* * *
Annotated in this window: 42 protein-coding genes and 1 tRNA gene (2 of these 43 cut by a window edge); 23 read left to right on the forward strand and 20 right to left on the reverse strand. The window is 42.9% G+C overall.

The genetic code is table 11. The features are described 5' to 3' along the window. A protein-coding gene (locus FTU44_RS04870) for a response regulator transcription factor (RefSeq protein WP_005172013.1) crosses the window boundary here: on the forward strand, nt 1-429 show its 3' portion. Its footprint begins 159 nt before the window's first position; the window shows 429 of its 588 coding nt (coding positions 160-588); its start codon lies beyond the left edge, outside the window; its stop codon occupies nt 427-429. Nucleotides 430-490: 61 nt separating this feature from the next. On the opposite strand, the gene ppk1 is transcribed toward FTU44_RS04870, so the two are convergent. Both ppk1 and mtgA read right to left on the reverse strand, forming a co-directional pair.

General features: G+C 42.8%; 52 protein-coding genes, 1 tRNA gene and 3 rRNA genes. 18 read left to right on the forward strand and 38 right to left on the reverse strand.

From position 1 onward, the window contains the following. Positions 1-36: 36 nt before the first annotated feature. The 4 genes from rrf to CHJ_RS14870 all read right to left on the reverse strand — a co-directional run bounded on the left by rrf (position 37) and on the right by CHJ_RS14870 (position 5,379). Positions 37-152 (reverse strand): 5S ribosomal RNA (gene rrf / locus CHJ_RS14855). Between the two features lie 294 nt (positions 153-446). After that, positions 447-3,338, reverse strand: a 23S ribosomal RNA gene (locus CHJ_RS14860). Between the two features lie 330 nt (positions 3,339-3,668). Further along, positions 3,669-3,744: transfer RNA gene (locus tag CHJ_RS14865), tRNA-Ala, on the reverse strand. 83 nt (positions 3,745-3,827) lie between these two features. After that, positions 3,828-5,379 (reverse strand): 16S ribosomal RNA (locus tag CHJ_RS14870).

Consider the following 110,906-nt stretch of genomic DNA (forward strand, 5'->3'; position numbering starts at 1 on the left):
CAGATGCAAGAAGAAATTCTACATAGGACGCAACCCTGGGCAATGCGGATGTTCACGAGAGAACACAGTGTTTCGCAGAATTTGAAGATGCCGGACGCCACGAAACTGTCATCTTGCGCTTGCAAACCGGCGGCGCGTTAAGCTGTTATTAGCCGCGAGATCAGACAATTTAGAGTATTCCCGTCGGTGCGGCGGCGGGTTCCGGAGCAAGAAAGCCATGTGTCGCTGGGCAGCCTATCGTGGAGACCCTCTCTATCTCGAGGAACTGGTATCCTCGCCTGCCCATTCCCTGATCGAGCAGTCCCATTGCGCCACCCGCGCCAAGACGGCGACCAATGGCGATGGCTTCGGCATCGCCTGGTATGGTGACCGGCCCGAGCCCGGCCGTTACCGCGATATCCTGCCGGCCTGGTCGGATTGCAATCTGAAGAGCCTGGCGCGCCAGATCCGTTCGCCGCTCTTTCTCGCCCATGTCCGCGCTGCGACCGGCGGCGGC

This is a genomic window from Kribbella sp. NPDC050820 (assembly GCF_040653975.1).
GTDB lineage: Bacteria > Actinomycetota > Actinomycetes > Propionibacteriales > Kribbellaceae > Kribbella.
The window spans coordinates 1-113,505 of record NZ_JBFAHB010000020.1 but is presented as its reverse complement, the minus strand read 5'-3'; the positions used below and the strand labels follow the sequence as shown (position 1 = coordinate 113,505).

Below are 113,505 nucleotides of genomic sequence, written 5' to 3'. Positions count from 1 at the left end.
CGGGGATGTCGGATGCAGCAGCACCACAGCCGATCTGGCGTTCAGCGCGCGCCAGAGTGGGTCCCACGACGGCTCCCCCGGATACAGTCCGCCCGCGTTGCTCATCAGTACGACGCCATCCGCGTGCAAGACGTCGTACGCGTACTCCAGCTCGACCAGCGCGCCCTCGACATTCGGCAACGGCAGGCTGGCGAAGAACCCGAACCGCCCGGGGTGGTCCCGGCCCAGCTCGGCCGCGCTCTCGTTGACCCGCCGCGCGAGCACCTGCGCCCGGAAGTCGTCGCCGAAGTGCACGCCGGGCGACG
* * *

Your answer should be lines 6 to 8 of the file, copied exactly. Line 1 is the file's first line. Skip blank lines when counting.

CAGATGCAAGAAGAAATTCTACATAGGACGCAACCCTGGGCAATGCGGATGTTCACGAGAGAACACAGTGTTTCGCAGAATTTGAAGATGCCGGACGCCACGAAACTGTCATCTTGCGCTTGCAAACCGGCGGCGCGTTAAGCTGTTATTAGCCGCGAGATCAGACAATTTAGAGTATTCCCGTCGGTGCGGCGGCGGGTTCCGGAGCAAGAAAGCCATGTGTCGCTGGGCAGCCTATCGTGGAGACCCTCTCTATCTCGAGGAACTGGTATCCTCGCCTGCCCATTCCCTGATCGAGCAGTCCCATTGCGCCACCCGCGCCAAGACGGCGACCAATGGCGATGGCTTCGGCATCGCCTGGTATGGTGACCGGCCCGAGCCCGGCCGTTACCGCGATATCCTGCCGGCCTGGTCGGATTGCAATCTGAAGAGCCTGGCGCGCCAGATCCGTTCGCCGCTCTTTCTCGCCCATGTCCGCGCTGCGACCGGCGGCGGC

This is a genomic window from Kribbella sp. NPDC050820 (assembly GCF_040653975.1).
GTDB lineage: Bacteria > Actinomycetota > Actinomycetes > Propionibacteriales > Kribbellaceae > Kribbella.